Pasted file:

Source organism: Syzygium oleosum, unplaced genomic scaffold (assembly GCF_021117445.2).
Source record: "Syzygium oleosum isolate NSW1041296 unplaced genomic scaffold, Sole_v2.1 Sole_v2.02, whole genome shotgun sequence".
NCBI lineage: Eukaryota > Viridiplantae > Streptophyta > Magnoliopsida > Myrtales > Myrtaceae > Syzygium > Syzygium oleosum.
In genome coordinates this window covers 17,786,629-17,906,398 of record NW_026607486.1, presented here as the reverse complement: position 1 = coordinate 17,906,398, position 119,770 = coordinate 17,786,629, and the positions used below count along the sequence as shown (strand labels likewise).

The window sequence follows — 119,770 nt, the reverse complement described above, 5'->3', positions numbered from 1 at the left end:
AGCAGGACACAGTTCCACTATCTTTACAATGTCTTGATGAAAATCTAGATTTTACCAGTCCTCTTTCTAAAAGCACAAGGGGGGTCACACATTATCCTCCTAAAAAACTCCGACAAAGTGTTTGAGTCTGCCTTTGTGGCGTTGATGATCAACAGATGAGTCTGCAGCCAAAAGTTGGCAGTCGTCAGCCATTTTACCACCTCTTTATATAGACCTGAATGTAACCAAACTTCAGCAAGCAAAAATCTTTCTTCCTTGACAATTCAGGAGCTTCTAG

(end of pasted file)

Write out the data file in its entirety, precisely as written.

Source organism: Syzygium oleosum, unplaced genomic scaffold (assembly GCF_021117445.2).
Source record: "Syzygium oleosum isolate NSW1041296 unplaced genomic scaffold, Sole_v2.1 Sole_v2.02, whole genome shotgun sequence".
NCBI lineage: Eukaryota > Viridiplantae > Streptophyta > Magnoliopsida > Myrtales > Myrtaceae > Syzygium > Syzygium oleosum.
In genome coordinates this window covers 17,786,629-17,906,398 of record NW_026607486.1, presented here as the reverse complement: position 1 = coordinate 17,906,398, position 119,770 = coordinate 17,786,629, and the positions used below count along the sequence as shown (strand labels likewise).

The window sequence follows — 119,770 nt, the reverse complement described above, 5'->3', positions numbered from 1 at the left end:
AGCAGGACACAGTTCCACTATCTTTACAATGTCTTGATGAAAATCTAGATTTTACCAGTCCTCTTTCTAAAAGCACAAGGGGGGTCACACATTATCCTCCTAAAAAACTCCGACAAAGTGTTTGAGTCTGCCTTTGTGGCGTTGATGATCAACAGATGAGTCTGCAGCCAAAAGTTGGCAGTCGTCAGCCATTTTACCACCTCTTTATATAGACCTGAATGTAACCAAACTTCAGCAAGCAAAAATCTTTCTTCCTTGACAATTCAGGAGCTTCTAG